In particular, a person cannot become a member of the ruling elite or an entrepreneur if his parents did not belong to the “same circle”. And marriage between representatives of different classes is considered a misalliance and is condemned in society.

We clearly see such a system in the United States, Great Britain and a number of other Western countries. But where do you see this in modern Russia?

Yes, at the beginning of the twentieth century in the Russian Empire, of course and indisputably, there was a class society. But the revolution destroyed him. And in the USSR, even a peasant could become the head of state (sometimes I think, looking at Khrushchev and Gorbachev, that I could not have been better).

And although a new ruling class, the nomenclature, began to take shape in the USSR, it did not succeed in gaining a foothold in such a status (inherited!) - 1991 struck.

Today, fragments of this class of nomenclature — Ponomarev, Udaltsov, Semin, and a number of others — openly yearn for lost opportunities. Just like white officers in exile, dreaming of revenge.

The following troubled decades, in addition to chaos and devastation, were also characterized by the highest level of lability of social elevators - social situations and huge fortunes were created and lost in a very short time.

Personally, in my forty-two years I managed to be an entrepreneur, a loader, a civil servant, an assistant to the deputy governor, an employee, self-employed, an entrepreneur again, almost became the director of the institute and is now an independent freelancer. What class do I belong to?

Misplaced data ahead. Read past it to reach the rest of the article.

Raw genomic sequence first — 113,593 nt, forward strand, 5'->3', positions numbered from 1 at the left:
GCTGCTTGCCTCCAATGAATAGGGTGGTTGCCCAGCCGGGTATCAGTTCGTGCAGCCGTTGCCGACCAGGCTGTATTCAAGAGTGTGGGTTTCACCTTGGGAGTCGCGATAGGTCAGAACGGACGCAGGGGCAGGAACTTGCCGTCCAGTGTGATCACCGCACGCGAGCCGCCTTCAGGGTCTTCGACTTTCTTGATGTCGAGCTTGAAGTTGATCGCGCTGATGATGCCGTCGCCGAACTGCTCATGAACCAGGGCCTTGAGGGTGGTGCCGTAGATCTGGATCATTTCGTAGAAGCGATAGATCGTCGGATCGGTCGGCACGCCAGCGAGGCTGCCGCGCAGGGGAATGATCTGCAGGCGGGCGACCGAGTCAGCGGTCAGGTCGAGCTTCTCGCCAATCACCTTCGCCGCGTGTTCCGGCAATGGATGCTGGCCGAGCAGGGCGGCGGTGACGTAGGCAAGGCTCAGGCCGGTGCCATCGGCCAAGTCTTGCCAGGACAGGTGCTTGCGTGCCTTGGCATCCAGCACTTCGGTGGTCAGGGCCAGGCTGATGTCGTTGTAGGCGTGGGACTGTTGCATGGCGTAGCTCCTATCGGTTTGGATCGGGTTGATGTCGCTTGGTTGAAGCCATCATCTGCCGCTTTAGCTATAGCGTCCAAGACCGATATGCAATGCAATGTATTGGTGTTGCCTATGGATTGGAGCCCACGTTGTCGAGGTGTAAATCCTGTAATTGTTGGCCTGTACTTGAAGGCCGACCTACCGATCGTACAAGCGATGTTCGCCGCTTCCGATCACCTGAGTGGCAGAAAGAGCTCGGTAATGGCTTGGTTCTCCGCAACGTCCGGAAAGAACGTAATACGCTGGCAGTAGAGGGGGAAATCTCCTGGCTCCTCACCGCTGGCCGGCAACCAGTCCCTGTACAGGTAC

There are no “untouchables” in Russia (no matter what Khazin says). Some begin to think so, but break off very quickly. Ulyukaev thought he was an elite, and now he is shaking eight years of strict regime. Colonels and FSB generals fly from their posts and sit on the bunk. Ivanov lazhanul with a memorial plaque to Mannerheim and immediately went to an honorary resignation. Tomorrow Putin will snap his fingers, and any Deripaska will repeat Khodorkovsky’s fate.

Governors in batches fly from their posts and fall under investigation. Gudkov, Arashukov, Illarionov, Kokh, Ponomarev - all also thought that they were “untouchable ileta”. Now on the line for the departure of Narusov (the widow of Sobchak), who used her official position for commercial purposes.

There are no more seven-bankers who died and who are on the run. Khodorkovsky also sat on the run.

And so in everything.

On the other hand, Putin has already organized several "elite appeals." Social elevators in the form of contests such as “Leaders of Russia” work - a number of federal ministers and governors have already left their ranks.

Conclusion: we have NO classes in the traditional definition .

I’m not saying that classes will not be formed in the future (I’m not Laocoon or Cassandra, I don’t see the future), no one can know this. Moreover, no one today can say exactly what these classes will be if or when they arise and become fixed. But for today - they are not!

Therefore, all attempts to apply class theory to Russian society do not work. Due to the lack of classes.

Yesterday you are an official, today an entrepreneur, tomorrow unemployed. Any worker or peasant can freely change his occupation - to become an entrepreneur, military or civil servant - or vice versa.

Today we (specifically in Russia, I'm not talking about the rest of the world) live in a specific classless society.

Although, of course, Marx and Engels themselves imagined it, probably, in some other way (by the way, they never had a concrete description — like this —).

I repeat, perhaps in the future this will all change significantly, but today it is.